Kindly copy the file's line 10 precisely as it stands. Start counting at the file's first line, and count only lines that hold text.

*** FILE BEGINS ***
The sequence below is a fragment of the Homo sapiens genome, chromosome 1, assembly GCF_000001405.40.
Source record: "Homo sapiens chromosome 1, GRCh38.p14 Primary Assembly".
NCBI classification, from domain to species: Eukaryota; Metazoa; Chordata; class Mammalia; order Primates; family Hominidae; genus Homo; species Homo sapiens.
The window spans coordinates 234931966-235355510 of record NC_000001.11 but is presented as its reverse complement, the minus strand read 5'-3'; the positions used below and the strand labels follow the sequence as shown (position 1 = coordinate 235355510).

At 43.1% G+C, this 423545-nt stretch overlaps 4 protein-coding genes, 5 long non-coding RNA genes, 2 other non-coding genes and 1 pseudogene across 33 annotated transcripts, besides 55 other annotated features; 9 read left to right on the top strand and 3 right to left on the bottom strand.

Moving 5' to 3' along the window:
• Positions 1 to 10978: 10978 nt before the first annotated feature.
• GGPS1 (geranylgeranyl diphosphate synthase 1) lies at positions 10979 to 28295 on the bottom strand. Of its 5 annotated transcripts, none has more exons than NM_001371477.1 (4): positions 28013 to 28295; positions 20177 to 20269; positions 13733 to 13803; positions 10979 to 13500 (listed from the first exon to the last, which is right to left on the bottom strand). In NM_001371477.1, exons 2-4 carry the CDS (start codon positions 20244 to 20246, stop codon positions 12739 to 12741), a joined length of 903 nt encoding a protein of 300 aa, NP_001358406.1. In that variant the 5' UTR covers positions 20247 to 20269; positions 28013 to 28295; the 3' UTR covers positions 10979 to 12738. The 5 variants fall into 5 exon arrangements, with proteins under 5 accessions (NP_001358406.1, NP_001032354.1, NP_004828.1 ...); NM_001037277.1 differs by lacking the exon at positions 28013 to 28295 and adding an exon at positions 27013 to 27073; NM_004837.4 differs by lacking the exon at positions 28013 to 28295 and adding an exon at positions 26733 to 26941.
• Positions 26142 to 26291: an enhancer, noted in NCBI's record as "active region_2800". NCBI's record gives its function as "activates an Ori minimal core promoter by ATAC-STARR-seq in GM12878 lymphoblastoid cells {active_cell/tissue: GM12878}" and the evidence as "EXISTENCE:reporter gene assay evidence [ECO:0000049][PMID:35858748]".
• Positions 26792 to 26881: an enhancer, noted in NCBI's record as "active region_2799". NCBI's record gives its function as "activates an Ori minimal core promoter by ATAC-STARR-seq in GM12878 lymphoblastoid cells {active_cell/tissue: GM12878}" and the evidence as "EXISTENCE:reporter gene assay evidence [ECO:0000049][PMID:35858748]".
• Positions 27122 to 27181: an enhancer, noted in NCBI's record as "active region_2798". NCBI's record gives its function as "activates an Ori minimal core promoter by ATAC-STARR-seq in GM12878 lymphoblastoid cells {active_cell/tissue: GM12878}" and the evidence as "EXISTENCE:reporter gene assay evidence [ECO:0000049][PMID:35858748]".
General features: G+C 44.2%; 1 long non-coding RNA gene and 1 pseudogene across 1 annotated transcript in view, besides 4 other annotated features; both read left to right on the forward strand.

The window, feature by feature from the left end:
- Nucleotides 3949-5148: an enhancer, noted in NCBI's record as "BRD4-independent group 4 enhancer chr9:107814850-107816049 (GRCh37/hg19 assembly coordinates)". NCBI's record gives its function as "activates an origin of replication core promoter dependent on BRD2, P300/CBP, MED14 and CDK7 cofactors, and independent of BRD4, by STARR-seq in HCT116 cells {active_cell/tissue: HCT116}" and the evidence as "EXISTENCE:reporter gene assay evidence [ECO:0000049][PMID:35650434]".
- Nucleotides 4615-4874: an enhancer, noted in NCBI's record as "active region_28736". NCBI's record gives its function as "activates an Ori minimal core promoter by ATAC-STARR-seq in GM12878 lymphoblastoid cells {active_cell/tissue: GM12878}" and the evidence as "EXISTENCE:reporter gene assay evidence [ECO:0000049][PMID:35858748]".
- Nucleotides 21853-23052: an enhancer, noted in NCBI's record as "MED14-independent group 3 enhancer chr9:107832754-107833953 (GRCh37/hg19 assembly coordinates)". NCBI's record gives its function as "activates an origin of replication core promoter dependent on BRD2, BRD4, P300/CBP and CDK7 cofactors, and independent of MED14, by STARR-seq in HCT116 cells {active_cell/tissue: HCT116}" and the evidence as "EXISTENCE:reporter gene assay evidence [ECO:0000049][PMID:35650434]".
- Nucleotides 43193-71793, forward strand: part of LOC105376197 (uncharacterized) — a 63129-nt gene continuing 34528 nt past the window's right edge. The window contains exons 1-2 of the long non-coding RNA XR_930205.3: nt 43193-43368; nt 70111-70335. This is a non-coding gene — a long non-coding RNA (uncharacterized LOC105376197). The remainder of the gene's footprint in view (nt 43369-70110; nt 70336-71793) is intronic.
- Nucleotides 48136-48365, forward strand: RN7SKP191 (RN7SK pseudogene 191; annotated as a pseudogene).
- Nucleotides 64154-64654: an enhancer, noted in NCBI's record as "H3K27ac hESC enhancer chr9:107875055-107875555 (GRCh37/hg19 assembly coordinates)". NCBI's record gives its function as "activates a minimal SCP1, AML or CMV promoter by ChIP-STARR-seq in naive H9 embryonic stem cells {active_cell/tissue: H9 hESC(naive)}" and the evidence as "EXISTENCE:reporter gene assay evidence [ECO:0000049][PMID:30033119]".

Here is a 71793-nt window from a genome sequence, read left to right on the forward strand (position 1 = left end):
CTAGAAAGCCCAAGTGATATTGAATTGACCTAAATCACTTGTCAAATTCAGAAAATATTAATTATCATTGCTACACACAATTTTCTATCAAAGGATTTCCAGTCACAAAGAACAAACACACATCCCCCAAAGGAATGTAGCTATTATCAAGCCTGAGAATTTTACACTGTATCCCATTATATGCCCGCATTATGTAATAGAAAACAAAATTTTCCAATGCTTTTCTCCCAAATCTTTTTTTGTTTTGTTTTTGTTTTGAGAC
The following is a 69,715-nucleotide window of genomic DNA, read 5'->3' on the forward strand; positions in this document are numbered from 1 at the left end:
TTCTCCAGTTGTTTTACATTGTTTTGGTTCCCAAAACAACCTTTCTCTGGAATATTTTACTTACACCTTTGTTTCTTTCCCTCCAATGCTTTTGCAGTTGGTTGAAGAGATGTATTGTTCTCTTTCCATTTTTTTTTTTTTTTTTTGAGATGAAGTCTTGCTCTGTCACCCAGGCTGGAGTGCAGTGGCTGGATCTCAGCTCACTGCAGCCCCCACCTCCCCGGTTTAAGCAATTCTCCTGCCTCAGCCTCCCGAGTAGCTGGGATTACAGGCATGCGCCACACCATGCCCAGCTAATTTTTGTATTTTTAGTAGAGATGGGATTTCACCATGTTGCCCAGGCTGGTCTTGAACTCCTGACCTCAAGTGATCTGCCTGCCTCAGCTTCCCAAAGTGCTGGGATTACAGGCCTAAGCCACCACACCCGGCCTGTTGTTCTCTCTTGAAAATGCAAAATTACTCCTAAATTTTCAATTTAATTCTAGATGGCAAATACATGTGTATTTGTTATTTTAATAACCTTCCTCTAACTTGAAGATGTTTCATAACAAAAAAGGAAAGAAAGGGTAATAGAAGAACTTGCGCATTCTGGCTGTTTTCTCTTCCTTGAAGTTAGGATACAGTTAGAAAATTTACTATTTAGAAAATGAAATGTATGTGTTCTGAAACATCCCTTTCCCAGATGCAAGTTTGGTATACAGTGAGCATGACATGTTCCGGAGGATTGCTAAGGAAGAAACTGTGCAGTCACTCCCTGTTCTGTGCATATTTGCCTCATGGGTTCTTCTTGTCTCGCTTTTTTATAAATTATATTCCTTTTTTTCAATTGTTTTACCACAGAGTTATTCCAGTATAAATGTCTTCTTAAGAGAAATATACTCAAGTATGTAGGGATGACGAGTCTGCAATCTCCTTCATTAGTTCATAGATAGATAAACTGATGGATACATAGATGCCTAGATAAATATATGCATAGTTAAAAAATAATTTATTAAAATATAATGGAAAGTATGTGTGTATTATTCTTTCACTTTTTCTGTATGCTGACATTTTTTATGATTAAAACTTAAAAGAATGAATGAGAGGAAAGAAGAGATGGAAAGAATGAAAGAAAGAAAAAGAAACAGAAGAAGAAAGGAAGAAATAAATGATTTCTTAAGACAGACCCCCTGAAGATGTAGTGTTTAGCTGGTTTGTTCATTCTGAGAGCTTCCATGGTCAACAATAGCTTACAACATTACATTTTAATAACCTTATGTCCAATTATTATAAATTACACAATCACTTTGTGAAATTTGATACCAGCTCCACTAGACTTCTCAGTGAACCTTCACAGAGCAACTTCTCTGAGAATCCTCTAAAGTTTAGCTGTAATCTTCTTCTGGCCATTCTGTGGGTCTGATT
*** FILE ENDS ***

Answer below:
• Positions 26792 to 26881: an enhancer, noted in NCBI's record as "active region_2799". NCBI's record gives its function as "activates an Ori minimal core promoter by ATAC-STARR-seq in GM12878 lymphoblastoid cells {active_cell/tissue: GM12878}" and the evidence as "EXISTENCE:reporter gene assay evidence [ECO:0000049][PMID:35858748]".